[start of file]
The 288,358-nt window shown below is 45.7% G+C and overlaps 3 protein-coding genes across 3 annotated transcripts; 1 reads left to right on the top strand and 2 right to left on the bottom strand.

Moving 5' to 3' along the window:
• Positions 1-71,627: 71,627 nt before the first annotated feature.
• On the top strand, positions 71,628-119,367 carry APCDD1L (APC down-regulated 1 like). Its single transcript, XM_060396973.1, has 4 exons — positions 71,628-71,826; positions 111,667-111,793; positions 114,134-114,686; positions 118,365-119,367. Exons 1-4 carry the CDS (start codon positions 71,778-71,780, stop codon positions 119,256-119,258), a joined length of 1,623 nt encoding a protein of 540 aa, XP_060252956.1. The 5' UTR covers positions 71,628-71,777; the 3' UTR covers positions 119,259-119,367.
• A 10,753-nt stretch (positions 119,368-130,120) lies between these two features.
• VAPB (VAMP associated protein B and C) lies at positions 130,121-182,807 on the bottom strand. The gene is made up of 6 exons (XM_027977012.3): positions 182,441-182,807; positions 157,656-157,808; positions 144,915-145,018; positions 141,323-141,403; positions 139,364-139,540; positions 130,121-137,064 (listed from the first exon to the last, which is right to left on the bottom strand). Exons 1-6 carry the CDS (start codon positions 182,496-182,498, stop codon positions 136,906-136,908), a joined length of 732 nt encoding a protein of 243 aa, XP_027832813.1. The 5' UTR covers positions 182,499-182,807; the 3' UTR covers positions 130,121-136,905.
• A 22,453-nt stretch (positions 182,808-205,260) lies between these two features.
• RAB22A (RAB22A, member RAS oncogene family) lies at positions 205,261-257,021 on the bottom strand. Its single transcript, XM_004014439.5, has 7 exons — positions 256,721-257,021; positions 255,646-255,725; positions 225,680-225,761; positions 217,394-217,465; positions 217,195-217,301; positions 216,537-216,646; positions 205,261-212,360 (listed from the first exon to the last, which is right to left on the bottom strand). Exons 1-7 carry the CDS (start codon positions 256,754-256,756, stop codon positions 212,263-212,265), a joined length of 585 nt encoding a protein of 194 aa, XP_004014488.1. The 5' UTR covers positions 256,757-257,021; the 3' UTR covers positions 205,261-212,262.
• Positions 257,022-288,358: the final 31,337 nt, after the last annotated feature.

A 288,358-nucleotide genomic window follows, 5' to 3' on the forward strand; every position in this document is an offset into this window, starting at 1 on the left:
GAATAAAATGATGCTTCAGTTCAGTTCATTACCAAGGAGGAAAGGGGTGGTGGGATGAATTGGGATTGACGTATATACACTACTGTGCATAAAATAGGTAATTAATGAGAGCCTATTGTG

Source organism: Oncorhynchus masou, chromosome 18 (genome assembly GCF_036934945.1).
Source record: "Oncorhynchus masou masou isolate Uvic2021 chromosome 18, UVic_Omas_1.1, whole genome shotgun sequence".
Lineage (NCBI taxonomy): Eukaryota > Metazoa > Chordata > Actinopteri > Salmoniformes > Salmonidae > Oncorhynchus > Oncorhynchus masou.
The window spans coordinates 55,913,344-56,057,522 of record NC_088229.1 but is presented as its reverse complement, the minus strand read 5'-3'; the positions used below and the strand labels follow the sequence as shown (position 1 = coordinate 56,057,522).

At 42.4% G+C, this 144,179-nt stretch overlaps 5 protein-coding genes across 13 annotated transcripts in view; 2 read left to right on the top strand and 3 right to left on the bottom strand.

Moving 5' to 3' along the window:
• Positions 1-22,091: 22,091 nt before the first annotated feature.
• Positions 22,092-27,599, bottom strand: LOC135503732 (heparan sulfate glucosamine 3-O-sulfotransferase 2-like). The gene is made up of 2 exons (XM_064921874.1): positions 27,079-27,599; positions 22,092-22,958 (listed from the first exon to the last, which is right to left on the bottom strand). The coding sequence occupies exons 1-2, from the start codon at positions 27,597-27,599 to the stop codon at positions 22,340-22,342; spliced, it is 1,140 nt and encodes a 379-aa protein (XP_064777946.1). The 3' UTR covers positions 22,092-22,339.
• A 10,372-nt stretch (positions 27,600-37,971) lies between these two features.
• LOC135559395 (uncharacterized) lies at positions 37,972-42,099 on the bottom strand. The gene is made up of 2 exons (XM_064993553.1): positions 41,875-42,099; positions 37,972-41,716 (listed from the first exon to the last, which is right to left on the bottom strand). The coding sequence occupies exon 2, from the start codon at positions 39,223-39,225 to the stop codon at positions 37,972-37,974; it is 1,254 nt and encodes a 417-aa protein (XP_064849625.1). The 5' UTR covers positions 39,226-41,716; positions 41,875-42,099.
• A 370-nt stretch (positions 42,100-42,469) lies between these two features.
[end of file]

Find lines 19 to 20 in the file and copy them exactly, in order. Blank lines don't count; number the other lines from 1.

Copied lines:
• Positions 22,092-27,599, bottom strand: LOC135503732 (heparan sulfate glucosamine 3-O-sulfotransferase 2-like). The gene is made up of 2 exons (XM_064921874.1): positions 27,079-27,599; positions 22,092-22,958 (listed from the first exon to the last, which is right to left on the bottom strand). The coding sequence occupies exons 1-2, from the start codon at positions 27,597-27,599 to the stop codon at positions 22,340-22,342; spliced, it is 1,140 nt and encodes a 379-aa protein (XP_064777946.1). The 3' UTR covers positions 22,092-22,339.
• A 10,372-nt stretch (positions 27,600-37,971) lies between these two features.